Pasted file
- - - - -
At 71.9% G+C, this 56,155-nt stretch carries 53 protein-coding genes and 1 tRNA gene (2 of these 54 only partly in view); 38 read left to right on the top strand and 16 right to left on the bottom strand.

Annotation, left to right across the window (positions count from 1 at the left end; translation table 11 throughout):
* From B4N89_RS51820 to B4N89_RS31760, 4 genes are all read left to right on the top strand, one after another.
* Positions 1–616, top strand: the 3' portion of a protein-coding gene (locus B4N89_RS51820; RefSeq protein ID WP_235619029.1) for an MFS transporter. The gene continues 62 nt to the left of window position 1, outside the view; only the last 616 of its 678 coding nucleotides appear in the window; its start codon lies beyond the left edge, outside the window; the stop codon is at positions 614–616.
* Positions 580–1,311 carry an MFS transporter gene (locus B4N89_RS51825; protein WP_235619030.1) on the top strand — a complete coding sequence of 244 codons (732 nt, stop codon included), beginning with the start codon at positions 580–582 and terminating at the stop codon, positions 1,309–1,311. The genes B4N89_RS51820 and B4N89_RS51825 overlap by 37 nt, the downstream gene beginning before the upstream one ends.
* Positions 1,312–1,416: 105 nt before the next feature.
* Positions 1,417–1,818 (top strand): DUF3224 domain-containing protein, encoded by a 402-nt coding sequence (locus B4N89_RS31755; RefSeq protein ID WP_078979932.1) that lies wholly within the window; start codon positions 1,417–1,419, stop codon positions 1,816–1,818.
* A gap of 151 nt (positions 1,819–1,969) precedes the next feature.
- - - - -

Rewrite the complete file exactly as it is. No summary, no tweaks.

At 71.9% G+C, this 56,155-nt stretch carries 53 protein-coding genes and 1 tRNA gene (2 of these 54 only partly in view); 38 read left to right on the top strand and 16 right to left on the bottom strand.

Annotation, left to right across the window (positions count from 1 at the left end; translation table 11 throughout):
* From B4N89_RS51820 to B4N89_RS31760, 4 genes are all read left to right on the top strand, one after another.
* Positions 1–616, top strand: the 3' portion of a protein-coding gene (locus B4N89_RS51820; RefSeq protein ID WP_235619029.1) for an MFS transporter. The gene continues 62 nt to the left of window position 1, outside the view; only the last 616 of its 678 coding nucleotides appear in the window; its start codon lies beyond the left edge, outside the window; the stop codon is at positions 614–616.
* Positions 580–1,311 carry an MFS transporter gene (locus B4N89_RS51825; protein WP_235619030.1) on the top strand — a complete coding sequence of 244 codons (732 nt, stop codon included), beginning with the start codon at positions 580–582 and terminating at the stop codon, positions 1,309–1,311. The genes B4N89_RS51820 and B4N89_RS51825 overlap by 37 nt, the downstream gene beginning before the upstream one ends.
* Positions 1,312–1,416: 105 nt before the next feature.
* Positions 1,417–1,818 (top strand): DUF3224 domain-containing protein, encoded by a 402-nt coding sequence (locus B4N89_RS31755; RefSeq protein ID WP_078979932.1) that lies wholly within the window; start codon positions 1,417–1,419, stop codon positions 1,816–1,818.
* A gap of 151 nt (positions 1,819–1,969) precedes the next feature.